Lieutenant , later Colonel, Vicente Mesquita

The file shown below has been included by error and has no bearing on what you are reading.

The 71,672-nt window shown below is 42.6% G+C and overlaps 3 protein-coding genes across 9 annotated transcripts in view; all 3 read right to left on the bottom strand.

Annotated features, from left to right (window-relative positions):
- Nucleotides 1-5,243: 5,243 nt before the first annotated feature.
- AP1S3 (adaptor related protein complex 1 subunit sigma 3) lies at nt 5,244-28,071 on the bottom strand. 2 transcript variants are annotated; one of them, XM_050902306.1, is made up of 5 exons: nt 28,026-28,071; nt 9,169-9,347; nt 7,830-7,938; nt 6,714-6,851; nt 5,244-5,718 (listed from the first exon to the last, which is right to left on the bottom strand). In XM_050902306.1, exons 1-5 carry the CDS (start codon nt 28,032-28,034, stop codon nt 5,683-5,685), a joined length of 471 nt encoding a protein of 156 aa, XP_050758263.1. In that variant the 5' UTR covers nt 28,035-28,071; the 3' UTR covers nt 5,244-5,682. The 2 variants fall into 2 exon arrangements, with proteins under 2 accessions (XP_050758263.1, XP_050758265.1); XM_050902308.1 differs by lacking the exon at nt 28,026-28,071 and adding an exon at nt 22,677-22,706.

The truth is rather more complex. Amaral’s death led to an immediate response by foreign powers. There were two American warships nearby, and one, the USS Plymouth, was ordered to proceed to Macau at once. A French warship was also at Macau. The Governor of Hong Kong, Sir George Bonham, despatched two British naval vessels, HMS Amazon, commanded by Captain Troubridge, and the paddle steamship HMS Medea, to Macau. He told the hastily set up Governing Council: ‘Captain Troubridge will remain at Macao for the present, and I trust the arrival of H. M. vessels at this juncture will be sufficient to shew the Chinese Authorities that the British Government fully sympathize with that of Her Most Faithful Majesty on this distressing occasion, and that the Chinese will, if evilly disposed, be induced in consequence to refrain from any further acts of aggression.’ While the Governing Council in Macau had appealed for assistance, the armed British incursion amounted to a military occupation. Bonham stepped in quickly lest the Chinese do so first. He may also have thought it judicious to forestall the Americans and French. Bonham continued: ‘I yesterday addressed a Letter to the [Chinese] High Commissioner on the subject of this atrocious murder, and informed him that I conceived it to be one in which all the Representatives of the Foreign Powers in China were directly concerned, and that I fully expected that he would cause the perpetrators of the bloody deed to be at once apprehended, should they have taken refuge within the dominions of the Emperor of China.’